By Andy Hamilton
Ludwig Wittgenstein is arguably crucial thinker of the 20th century. In On Certainty he discusses imperative matters in epistemology, together with the character of data and scepticism. The Routledge Philosophy Guidebook to Wittgenstein and On Certainty introduces and assesses:
- Wittgenstein's profession and the history to his later philosophy
- the imperative principles and textual content of On Certainty, together with its responses to G.E. Moore and dialogue of basic matters within the idea of knowledge
- Wittgenstein's carrying on with significance in modern philosophy.
This GuideBook is key examining for all scholars of Wittgenstein, and for these learning epistemology and philosophy of language. On walk in the park, Wittgenstein's ultimate paintings, addresses a class of "world-picture" propositions stumbled on via G.E. Moore. those problem Wittgenstein's enduring dedication to a well-defined type of empirical propositions, and support to generate a critique of scepticism. constructing Wittgenstein's view that scepticism is self-undermining, the Guidebook offers a combative but healing interpretation that locates On Certainty among the standpoints of Kant and Hume.
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Additional resources for Routledge Philosophy GuideBook to Wittgenstein and On Certainty
Wittgenstein suggests that the capacity to mean something through the use of words is one that only a social being can possess. ” – but presents the question in a highly original way. The ancient problem of universals concerns how general terms such as “is round” or “is a chair” acquire their meaning – but Wittgenstein addresses meaning in general, not just the meaning of general terms. An example of how On Certainty refers back to the rule-following considerations is OC 217, which considers “Someone who supposes all our calculations were uncertain: we might say he was crazy”.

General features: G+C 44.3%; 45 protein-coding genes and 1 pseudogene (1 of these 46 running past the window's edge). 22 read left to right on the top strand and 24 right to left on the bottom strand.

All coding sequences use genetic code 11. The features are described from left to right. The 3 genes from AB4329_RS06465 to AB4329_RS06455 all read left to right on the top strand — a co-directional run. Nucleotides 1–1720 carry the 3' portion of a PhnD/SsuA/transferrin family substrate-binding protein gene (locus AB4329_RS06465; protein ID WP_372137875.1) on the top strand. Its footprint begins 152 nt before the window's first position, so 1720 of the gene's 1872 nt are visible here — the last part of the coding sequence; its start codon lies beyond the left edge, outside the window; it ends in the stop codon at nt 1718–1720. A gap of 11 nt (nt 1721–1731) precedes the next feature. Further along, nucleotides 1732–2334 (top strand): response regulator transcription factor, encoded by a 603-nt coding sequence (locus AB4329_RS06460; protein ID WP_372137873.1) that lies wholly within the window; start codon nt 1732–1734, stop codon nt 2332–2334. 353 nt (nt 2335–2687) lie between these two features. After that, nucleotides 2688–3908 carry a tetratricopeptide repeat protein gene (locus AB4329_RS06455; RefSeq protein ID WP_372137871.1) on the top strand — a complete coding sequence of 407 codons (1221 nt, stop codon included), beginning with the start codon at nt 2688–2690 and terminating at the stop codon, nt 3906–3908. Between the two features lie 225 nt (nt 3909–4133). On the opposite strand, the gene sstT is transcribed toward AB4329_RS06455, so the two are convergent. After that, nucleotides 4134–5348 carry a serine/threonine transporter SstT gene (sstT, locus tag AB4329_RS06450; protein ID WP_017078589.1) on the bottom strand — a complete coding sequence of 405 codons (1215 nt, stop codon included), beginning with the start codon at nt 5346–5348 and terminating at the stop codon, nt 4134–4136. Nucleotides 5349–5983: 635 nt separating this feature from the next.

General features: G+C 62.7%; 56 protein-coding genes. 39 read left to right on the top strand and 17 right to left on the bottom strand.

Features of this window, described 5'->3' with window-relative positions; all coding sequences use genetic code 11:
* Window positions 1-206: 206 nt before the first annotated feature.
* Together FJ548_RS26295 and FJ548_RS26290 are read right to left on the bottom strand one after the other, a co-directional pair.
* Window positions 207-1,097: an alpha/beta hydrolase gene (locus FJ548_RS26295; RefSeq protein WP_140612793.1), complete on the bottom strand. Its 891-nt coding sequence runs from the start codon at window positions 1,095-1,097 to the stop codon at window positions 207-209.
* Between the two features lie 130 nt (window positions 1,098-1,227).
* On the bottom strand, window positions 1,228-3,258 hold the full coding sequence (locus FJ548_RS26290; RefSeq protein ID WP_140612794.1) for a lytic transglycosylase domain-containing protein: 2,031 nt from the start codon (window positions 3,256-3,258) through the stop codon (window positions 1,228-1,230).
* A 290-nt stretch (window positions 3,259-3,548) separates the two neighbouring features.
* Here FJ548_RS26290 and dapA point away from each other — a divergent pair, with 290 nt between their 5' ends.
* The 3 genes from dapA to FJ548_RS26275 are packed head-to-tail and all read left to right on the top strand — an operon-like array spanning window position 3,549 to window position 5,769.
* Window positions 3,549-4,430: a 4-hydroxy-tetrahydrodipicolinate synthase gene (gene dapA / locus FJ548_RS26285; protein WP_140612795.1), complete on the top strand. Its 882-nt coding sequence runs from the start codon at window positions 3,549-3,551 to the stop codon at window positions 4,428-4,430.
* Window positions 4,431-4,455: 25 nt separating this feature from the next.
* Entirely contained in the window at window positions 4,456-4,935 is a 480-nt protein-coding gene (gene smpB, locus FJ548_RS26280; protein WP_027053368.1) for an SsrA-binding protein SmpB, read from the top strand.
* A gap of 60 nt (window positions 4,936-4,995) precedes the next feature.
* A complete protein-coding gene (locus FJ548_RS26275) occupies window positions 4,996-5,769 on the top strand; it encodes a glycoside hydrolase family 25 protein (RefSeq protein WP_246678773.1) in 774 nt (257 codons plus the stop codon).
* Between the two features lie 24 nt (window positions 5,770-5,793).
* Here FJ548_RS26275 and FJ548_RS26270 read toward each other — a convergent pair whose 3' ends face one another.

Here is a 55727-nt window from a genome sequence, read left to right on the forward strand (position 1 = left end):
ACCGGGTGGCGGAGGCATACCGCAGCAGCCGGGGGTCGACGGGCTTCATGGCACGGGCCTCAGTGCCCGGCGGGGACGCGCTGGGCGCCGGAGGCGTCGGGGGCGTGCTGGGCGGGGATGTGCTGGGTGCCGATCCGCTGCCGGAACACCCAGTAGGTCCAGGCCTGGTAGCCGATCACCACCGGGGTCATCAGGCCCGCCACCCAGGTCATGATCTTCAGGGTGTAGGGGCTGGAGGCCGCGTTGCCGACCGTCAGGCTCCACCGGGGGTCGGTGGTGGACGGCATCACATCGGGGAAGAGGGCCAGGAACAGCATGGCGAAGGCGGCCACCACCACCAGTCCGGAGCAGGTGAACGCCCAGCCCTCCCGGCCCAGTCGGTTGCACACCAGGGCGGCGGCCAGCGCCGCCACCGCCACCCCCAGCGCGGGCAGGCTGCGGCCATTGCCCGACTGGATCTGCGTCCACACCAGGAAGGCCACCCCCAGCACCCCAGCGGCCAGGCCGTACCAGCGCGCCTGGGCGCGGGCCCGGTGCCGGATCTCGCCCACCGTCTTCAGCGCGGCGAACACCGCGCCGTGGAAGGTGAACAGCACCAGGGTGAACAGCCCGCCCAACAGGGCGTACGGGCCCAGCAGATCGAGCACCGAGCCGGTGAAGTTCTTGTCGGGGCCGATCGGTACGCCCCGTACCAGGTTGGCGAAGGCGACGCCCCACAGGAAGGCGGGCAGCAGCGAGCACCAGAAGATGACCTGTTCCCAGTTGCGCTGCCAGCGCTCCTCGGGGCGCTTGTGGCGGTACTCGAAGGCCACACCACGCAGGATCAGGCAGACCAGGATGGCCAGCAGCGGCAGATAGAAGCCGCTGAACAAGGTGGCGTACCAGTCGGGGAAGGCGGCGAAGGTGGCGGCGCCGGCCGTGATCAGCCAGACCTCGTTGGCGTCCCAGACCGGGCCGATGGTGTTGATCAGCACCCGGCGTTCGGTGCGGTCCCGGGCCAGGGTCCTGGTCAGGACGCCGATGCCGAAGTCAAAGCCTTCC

Wittgenstein insists that this is not a return to pre-Fregean logic, which as we saw regarded logic as an empirical science: But if someone were to say “So logic too is an empirical science”, he would be wrong. Yet this is right: the same proposition may get treated at one time as something to test by experience, at another as a rule of testing. (OC 98) This contrast between what is tested by experience, and the rule that does the testing – and their changeability – is central to the debates in On Certainty.
The requirement of agreement in judgments is reiterated at OC 217, which refers to someone who constantly doubts it: “Someone who supposes all our calculations were uncertain: we might say he was crazy … ”. Note also OC 628: The language-game that operates with people’s names can certainly exist even if I am mistaken about my name, – but it does presuppose that it is nonsensical to say that the majority of people are mistaken about their names. The requirement of agreement in judgments bears intimately on the debates of On Certainty.